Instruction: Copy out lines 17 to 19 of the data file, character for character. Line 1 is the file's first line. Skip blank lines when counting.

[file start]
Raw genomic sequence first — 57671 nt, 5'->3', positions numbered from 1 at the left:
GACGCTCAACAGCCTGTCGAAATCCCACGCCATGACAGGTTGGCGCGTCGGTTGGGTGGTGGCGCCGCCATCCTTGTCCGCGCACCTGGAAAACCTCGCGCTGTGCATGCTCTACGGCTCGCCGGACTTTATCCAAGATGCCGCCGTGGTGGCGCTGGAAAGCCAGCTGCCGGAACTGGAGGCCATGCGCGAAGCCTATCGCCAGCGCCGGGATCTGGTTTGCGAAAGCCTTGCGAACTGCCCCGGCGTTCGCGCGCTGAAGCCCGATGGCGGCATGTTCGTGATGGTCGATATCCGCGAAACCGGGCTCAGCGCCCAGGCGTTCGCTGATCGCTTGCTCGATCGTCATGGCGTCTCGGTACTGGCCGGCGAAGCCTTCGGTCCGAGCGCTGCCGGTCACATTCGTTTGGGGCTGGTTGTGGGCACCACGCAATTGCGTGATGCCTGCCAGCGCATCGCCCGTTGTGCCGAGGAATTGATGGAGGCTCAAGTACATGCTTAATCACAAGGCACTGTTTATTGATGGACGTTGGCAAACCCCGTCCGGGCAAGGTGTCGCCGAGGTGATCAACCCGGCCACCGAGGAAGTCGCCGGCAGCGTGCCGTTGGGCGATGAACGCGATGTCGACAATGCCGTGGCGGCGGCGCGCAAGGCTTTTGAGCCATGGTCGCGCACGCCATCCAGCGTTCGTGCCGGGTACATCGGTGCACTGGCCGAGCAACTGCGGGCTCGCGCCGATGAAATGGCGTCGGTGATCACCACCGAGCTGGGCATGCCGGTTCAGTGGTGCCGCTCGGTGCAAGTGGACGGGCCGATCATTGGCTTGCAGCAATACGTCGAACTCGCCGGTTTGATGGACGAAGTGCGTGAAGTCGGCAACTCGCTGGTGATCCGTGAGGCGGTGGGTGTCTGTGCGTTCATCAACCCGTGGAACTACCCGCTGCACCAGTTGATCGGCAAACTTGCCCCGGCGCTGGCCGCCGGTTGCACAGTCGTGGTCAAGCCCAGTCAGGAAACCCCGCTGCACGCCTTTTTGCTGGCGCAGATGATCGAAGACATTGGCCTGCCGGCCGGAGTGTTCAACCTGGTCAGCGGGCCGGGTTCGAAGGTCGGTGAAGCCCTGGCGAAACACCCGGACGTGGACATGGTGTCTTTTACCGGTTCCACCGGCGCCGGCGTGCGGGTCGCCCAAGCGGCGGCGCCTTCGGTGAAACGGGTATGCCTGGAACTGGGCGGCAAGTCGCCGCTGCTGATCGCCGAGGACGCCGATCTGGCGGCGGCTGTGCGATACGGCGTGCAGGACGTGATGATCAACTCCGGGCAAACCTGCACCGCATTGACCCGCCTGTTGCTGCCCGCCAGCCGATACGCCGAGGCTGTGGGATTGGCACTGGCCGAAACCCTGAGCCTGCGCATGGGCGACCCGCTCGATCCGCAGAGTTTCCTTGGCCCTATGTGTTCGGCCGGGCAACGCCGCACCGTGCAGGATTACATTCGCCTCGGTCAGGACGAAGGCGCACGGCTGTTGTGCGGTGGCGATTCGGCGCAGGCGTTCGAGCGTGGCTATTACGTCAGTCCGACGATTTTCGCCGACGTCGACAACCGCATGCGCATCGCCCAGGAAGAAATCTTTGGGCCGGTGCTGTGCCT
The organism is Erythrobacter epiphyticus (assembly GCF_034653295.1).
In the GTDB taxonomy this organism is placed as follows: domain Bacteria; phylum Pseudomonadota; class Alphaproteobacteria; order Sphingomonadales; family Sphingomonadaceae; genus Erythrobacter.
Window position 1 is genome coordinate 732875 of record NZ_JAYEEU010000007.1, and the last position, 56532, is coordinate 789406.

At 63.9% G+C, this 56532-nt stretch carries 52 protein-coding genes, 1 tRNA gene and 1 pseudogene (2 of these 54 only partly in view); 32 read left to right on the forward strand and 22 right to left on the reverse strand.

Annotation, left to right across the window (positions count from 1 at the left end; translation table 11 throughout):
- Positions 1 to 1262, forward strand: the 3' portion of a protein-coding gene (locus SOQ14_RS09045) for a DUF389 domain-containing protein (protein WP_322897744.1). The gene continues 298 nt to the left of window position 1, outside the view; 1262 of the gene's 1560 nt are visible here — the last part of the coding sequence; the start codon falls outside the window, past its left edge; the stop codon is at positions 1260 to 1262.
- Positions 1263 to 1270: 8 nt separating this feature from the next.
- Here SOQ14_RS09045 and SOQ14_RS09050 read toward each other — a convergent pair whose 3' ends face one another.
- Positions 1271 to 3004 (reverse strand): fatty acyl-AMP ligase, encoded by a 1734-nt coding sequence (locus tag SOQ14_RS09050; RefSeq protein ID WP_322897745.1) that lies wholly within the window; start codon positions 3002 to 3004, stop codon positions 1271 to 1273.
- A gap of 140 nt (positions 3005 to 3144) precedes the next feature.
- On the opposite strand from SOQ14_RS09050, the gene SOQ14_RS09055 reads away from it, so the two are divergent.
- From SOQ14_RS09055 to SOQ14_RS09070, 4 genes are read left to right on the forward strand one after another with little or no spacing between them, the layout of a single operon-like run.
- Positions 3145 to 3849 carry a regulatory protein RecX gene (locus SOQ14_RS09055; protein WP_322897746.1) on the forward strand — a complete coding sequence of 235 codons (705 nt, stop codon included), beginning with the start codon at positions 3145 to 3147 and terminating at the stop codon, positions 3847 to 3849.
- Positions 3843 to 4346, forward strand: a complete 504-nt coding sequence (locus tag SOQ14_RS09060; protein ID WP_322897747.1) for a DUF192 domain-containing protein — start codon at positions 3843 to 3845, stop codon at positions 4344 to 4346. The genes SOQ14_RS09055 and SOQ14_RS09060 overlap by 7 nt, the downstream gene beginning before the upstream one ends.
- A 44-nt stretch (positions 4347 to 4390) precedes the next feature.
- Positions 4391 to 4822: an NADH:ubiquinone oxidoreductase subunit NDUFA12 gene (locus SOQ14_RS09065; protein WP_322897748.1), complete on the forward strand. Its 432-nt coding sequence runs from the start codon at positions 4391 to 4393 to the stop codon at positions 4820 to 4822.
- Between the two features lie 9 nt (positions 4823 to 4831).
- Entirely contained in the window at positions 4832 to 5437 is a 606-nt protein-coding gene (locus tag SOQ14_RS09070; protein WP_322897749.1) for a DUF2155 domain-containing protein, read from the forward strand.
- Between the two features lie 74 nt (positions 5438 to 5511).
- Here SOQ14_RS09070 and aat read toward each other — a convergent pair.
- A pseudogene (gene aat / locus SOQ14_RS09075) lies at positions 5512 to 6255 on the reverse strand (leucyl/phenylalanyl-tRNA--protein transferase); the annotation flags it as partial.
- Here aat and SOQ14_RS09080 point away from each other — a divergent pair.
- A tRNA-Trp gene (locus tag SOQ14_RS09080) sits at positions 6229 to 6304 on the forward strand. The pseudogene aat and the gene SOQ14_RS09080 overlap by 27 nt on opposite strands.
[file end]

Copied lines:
- A 44-nt stretch (positions 4347 to 4390) precedes the next feature.
- Positions 4391 to 4822: an NADH:ubiquinone oxidoreductase subunit NDUFA12 gene (locus SOQ14_RS09065; protein WP_322897748.1), complete on the forward strand. Its 432-nt coding sequence runs from the start codon at positions 4391 to 4393 to the stop codon at positions 4820 to 4822.
- Between the two features lie 9 nt (positions 4823 to 4831).